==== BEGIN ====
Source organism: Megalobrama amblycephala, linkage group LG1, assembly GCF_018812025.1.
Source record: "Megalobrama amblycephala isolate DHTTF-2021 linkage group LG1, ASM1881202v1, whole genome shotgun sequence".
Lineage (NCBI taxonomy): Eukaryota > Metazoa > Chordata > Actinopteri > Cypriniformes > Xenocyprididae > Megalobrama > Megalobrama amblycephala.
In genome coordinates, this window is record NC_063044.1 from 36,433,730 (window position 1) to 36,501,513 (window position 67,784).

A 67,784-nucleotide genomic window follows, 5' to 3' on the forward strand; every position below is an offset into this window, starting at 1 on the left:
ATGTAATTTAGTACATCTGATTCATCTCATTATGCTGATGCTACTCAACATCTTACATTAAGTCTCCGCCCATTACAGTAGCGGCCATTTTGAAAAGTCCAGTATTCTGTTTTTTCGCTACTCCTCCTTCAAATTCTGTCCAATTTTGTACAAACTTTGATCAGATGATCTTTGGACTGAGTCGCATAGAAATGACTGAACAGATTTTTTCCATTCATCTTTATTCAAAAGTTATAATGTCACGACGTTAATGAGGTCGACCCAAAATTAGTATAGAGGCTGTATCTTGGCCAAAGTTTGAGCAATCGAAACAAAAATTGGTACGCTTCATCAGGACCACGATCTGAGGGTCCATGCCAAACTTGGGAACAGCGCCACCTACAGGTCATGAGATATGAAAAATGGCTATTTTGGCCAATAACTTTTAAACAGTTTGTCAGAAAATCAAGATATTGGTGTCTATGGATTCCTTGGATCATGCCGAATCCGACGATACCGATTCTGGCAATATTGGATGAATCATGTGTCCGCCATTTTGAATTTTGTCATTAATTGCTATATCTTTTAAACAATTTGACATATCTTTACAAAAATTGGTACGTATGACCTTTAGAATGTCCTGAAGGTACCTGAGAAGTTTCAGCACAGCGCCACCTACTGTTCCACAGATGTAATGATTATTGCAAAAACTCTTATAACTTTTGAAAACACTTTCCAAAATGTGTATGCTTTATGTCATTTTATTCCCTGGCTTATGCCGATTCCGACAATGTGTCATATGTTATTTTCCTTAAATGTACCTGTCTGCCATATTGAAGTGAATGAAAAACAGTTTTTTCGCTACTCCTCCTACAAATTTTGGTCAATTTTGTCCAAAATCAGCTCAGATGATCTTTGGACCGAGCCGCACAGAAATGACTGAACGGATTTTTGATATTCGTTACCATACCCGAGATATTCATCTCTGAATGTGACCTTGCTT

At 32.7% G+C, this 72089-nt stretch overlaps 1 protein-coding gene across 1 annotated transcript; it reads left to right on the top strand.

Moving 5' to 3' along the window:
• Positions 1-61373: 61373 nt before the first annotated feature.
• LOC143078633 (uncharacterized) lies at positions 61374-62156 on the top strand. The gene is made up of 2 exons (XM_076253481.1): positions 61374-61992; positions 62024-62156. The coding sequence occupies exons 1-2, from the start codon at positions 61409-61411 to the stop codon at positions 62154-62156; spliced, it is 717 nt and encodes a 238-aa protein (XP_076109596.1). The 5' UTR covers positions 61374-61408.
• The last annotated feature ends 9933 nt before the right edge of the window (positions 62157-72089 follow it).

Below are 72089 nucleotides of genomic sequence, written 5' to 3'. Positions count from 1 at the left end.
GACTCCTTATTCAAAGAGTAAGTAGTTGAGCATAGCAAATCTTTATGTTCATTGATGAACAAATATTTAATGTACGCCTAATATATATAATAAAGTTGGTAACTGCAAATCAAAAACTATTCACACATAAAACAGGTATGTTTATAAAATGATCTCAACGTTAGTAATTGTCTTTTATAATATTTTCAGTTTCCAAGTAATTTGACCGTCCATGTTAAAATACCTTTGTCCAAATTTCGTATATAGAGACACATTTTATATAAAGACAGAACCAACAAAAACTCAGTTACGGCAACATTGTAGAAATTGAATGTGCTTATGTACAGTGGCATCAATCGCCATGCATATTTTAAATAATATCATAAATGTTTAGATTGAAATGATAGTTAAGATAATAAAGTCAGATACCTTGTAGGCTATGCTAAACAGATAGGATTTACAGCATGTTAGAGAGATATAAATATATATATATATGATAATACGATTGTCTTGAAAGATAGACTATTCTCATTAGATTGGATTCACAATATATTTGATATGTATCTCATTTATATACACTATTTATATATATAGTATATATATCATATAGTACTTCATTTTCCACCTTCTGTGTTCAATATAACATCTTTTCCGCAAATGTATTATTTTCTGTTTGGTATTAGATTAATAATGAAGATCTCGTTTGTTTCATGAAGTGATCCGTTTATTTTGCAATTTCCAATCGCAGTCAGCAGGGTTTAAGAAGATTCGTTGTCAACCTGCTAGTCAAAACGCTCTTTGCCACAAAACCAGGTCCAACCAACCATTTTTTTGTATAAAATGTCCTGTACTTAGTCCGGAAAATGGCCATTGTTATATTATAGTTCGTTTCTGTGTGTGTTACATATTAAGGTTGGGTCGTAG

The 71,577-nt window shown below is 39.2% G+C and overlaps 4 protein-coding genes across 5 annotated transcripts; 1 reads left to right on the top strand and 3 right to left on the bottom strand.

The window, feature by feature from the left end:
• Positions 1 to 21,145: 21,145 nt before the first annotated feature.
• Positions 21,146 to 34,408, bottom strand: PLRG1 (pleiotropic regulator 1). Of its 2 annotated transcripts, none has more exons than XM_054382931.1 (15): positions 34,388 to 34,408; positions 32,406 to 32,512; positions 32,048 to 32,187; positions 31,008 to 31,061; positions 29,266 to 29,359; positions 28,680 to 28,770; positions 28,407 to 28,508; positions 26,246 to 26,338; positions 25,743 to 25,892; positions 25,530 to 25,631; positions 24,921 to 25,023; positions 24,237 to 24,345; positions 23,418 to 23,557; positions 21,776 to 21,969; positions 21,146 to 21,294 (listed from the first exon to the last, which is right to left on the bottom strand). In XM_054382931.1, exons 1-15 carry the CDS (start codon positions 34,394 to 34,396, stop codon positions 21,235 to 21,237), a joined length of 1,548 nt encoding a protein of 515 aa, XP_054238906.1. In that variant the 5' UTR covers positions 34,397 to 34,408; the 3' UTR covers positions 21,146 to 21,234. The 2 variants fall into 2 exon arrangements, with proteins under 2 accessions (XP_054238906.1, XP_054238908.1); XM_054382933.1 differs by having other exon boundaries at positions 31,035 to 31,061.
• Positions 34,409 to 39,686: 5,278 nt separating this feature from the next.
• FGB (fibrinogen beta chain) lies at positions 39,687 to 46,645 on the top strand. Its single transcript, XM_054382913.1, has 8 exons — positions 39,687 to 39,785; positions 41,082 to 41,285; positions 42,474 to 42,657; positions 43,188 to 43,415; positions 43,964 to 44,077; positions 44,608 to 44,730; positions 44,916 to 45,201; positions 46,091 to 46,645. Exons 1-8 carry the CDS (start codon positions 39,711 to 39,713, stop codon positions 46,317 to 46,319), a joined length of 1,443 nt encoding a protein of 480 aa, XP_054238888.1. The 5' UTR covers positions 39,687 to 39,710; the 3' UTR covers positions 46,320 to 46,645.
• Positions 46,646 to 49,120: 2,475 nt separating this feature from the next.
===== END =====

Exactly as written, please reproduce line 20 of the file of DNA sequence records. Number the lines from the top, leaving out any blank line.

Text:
• Positions 46,646 to 49,120: 2,475 nt separating this feature from the next.